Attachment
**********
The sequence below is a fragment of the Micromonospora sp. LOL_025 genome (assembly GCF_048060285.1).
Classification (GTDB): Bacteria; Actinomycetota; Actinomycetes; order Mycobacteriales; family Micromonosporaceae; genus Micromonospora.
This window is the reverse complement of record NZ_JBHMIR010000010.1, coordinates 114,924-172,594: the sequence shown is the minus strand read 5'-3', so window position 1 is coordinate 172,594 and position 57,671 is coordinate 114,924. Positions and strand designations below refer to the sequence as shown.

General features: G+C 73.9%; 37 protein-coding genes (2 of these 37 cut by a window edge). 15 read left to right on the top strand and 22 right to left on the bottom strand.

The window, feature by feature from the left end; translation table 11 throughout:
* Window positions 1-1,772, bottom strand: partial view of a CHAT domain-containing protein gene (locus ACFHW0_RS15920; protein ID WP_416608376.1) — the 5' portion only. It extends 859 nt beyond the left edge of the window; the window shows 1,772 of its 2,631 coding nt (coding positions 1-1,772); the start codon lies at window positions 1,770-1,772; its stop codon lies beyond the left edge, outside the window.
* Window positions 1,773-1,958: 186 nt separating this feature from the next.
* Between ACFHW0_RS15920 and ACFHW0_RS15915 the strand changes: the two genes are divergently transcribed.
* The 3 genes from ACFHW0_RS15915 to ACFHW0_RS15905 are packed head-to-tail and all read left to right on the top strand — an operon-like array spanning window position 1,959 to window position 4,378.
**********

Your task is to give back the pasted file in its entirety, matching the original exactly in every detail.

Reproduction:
The sequence below is a fragment of the Micromonospora sp. LOL_025 genome (assembly GCF_048060285.1).
Classification (GTDB): Bacteria; Actinomycetota; Actinomycetes; order Mycobacteriales; family Micromonosporaceae; genus Micromonospora.
This window is the reverse complement of record NZ_JBHMIR010000010.1, coordinates 114,924-172,594: the sequence shown is the minus strand read 5'-3', so window position 1 is coordinate 172,594 and position 57,671 is coordinate 114,924. Positions and strand designations below refer to the sequence as shown.

General features: G+C 73.9%; 37 protein-coding genes (2 of these 37 cut by a window edge). 15 read left to right on the top strand and 22 right to left on the bottom strand.

The window, feature by feature from the left end; translation table 11 throughout:
* Window positions 1-1,772, bottom strand: partial view of a CHAT domain-containing protein gene (locus ACFHW0_RS15920; protein ID WP_416608376.1) — the 5' portion only. It extends 859 nt beyond the left edge of the window; the window shows 1,772 of its 2,631 coding nt (coding positions 1-1,772); the start codon lies at window positions 1,770-1,772; its stop codon lies beyond the left edge, outside the window.
* Window positions 1,773-1,958: 186 nt separating this feature from the next.
* Between ACFHW0_RS15920 and ACFHW0_RS15915 the strand changes: the two genes are divergently transcribed.
* The 3 genes from ACFHW0_RS15915 to ACFHW0_RS15905 are packed head-to-tail and all read left to right on the top strand — an operon-like array spanning window position 1,959 to window position 4,378.